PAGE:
Gerry Yantis & Manuel Lowenhaupt, MD
Therapeutic misadventure in the NHS cause 1,200 proven deaths per year – an increase of 500% on last decade. According to the 2001 Audit Commission report, ‘A Spoonful of Sugar’, adverse incidents also cost the NHS £500 million a year.
These factors, combined with the constant need to slash costs while improving service levels, have put medicines management and clinical governance high on the healthcare agenda. The proposed development of a complete personal health record for every patient in the UK will play an integral part in driving down costs and pushing up levels of patient care.
The difference between life and death
There is no doubt a personal health record will open up unprecedented opportunities for improved safety and better care and disease management. Healthcare providers have long desired a means to access a complete health record of every patient and have it available at the point of service.
For example, in an emergency situation, having this detailed patient information available in the A&E or the ambulance can mean the difference between life and death. Even a patient entering the hospital on a non-emergency basis is frequently not in a position to be clear-headed or articulate when recounting his or her medical history.
Knowing things like allergies and current conditions and medications is vital to safe, effective medical care. Relieving the patient of the responsibility to recall these details from memory allows for more confident medical treatment. Without such a record, whether on paper or computer chip, or accessed via the internet, health providers are continually risking their reputations, running up costs and placing patients’ health in jeopardy.
Another example of needed information is the patient’s blood type. Although this information is essential for emergency care, most patient health records don’t include it. Infusing mismatched blood into a patient is such a life-threatening medical error that physicians and clinicians must have absolute confidence in the accuracy of this information and in the identity of the patient the data purport to represent.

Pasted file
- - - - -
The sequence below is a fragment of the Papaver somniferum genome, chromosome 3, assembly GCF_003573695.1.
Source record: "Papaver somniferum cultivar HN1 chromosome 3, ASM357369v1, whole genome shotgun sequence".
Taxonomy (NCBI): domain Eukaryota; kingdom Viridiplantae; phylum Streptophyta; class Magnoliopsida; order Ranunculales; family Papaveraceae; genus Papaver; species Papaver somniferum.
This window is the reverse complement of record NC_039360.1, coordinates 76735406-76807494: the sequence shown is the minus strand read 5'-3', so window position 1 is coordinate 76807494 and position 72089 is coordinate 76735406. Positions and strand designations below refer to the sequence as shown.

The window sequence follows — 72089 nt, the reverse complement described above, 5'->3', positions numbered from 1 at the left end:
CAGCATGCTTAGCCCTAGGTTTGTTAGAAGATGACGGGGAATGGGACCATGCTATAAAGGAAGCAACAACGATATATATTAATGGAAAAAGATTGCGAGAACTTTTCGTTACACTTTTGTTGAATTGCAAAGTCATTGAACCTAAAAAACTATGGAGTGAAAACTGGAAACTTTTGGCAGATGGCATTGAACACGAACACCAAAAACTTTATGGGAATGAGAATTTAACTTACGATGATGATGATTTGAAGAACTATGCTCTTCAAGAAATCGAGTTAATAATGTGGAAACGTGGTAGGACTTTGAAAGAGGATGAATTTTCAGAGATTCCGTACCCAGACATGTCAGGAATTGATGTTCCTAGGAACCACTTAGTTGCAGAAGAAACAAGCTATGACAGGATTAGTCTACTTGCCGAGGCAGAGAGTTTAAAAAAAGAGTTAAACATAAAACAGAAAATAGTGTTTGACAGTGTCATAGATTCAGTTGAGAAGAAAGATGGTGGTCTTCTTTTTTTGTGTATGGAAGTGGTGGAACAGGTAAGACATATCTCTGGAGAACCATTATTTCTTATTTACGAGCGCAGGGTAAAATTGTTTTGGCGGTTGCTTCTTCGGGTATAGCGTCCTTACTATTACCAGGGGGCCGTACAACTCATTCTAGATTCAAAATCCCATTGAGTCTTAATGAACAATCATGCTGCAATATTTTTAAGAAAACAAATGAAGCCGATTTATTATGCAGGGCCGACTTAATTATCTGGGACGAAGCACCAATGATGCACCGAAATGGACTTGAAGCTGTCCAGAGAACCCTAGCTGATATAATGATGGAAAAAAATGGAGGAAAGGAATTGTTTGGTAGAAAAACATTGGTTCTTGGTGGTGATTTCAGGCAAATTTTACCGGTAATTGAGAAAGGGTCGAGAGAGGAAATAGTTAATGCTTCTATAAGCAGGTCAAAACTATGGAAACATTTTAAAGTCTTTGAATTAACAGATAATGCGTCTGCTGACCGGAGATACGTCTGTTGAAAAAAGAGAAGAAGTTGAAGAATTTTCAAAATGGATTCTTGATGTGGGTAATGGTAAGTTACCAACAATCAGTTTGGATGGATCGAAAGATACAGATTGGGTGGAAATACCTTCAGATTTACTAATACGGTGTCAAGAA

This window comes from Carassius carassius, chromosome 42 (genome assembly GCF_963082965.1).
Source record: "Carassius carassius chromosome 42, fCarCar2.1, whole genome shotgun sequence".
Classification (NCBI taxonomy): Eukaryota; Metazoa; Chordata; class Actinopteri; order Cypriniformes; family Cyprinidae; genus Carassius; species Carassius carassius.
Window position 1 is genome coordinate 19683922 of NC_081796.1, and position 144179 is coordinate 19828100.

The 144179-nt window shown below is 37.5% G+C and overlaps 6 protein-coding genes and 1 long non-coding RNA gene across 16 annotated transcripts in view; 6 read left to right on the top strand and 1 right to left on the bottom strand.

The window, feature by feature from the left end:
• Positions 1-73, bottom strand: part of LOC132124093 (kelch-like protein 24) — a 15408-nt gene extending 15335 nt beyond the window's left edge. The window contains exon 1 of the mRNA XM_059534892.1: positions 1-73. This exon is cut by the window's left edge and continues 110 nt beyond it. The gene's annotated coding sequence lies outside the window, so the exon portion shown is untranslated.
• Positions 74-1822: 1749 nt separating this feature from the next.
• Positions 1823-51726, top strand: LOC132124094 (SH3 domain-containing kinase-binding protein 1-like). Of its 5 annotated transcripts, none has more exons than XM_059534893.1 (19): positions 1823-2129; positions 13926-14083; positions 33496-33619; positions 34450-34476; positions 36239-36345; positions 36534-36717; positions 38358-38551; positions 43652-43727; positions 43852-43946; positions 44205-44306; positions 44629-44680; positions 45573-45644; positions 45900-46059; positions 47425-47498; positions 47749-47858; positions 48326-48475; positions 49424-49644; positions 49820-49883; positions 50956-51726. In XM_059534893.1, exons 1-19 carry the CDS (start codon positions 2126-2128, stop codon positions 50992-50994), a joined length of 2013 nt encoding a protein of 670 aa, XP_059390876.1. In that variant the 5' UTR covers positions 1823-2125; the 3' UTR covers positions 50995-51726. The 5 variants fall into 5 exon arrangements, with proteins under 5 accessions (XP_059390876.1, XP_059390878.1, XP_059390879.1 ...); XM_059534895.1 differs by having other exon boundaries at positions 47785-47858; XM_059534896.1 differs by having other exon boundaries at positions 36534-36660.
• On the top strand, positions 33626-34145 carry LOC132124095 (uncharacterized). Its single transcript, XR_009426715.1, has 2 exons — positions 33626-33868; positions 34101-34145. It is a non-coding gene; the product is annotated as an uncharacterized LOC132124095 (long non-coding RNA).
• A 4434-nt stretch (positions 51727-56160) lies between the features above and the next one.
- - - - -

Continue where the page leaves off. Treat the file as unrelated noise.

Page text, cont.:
We live in a society that demands health care portability and convenience – between different providers, and to suit lifestyles. Patients who don’t stay in one place, and people travelling between cities and countries, also need access to their personal health data.
Conquering the data mountain
L-R: Gerry Yantis and Manuel Lowenhaupt, MD
The ideal components of a patient health record span from details of the patient’s significant illnesses and complete medication record, to allergies, immunisation records, laboratory records such as cholesterol testing, family history and organ donor information.
The information required represents a significant amount of data, but, with the exception of images, it can be stored as text files the patient could conceivably carry around as paper documents, analogous to a savings account passbook, or in electronic form, such as a “smart card” containing an embedded memory chip.
However, the need to access raw images such as X-rays, CAT scans, PET scans, or other radiological images makes such a portable storage method incomplete. Smart cards are subject to loss, breakage, or simply forgetting to carry them around. If the card is the only repository for current patient data, that’s a problem.
It is more feasible to build backup and robustness into an online model. A secure, centralised data repository could conceivably hold many gigabytes of information on each patient. Access might be through a password-protected web connection. The interaction could be much like sending and receiving email.
The NHS Care Records Service, aka the data spine, will be a centralised repository of electronic health records for all patient information. Each region is obligated to automate all general practitioner offices and hospitals with an electronic health record system that will fully integrate with this central repository.